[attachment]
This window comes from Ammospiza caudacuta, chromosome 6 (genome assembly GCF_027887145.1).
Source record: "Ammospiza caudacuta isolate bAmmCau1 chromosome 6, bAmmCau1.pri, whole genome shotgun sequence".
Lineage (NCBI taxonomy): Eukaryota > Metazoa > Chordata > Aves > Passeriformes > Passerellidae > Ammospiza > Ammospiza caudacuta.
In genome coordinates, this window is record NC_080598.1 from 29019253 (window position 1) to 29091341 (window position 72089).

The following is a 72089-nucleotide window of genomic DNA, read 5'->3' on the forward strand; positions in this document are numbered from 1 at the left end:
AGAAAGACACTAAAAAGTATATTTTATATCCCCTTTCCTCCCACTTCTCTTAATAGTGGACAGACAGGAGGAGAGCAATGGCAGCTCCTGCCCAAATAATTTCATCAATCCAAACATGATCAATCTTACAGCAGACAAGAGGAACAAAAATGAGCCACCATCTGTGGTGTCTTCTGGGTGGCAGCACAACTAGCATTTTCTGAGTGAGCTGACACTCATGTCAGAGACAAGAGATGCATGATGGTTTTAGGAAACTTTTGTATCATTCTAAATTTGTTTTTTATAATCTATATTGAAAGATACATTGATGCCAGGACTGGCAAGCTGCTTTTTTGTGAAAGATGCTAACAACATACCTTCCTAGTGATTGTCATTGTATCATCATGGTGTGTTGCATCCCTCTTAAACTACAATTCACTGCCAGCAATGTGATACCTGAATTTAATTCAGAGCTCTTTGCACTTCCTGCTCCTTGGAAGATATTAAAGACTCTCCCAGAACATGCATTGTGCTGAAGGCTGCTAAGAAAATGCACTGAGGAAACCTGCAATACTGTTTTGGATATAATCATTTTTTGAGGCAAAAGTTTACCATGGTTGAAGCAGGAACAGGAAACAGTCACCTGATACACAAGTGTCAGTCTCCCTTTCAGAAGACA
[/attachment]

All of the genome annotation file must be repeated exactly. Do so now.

This window comes from Ammospiza caudacuta, chromosome 6 (genome assembly GCF_027887145.1).
Source record: "Ammospiza caudacuta isolate bAmmCau1 chromosome 6, bAmmCau1.pri, whole genome shotgun sequence".
Lineage (NCBI taxonomy): Eukaryota > Metazoa > Chordata > Aves > Passeriformes > Passerellidae > Ammospiza > Ammospiza caudacuta.
In genome coordinates, this window is record NC_080598.1 from 29019253 (window position 1) to 29091341 (window position 72089).

The following is a 72089-nucleotide window of genomic DNA, read 5'->3' on the forward strand; positions in this document are numbered from 1 at the left end:
AGAAAGACACTAAAAAGTATATTTTATATCCCCTTTCCTCCCACTTCTCTTAATAGTGGACAGACAGGAGGAGAGCAATGGCAGCTCCTGCCCAAATAATTTCATCAATCCAAACATGATCAATCTTACAGCAGACAAGAGGAACAAAAATGAGCCACCATCTGTGGTGTCTTCTGGGTGGCAGCACAACTAGCATTTTCTGAGTGAGCTGACACTCATGTCAGAGACAAGAGATGCATGATGGTTTTAGGAAACTTTTGTATCATTCTAAATTTGTTTTTTATAATCTATATTGAAAGATACATTGATGCCAGGACTGGCAAGCTGCTTTTTTGTGAAAGATGCTAACAACATACCTTCCTAGTGATTGTCATTGTATCATCATGGTGTGTTGCATCCCTCTTAAACTACAATTCACTGCCAGCAATGTGATACCTGAATTTAATTCAGAGCTCTTTGCACTTCCTGCTCCTTGGAAGATATTAAAGACTCTCCCAGAACATGCATTGTGCTGAAGGCTGCTAAGAAAATGCACTGAGGAAACCTGCAATACTGTTTTGGATATAATCATTTTTTGAGGCAAAAGTTTACCATGGTTGAAGCAGGAACAGGAAACAGTCACCTGATACACAAGTGTCAGTCTCCCTTTCAGAAGACA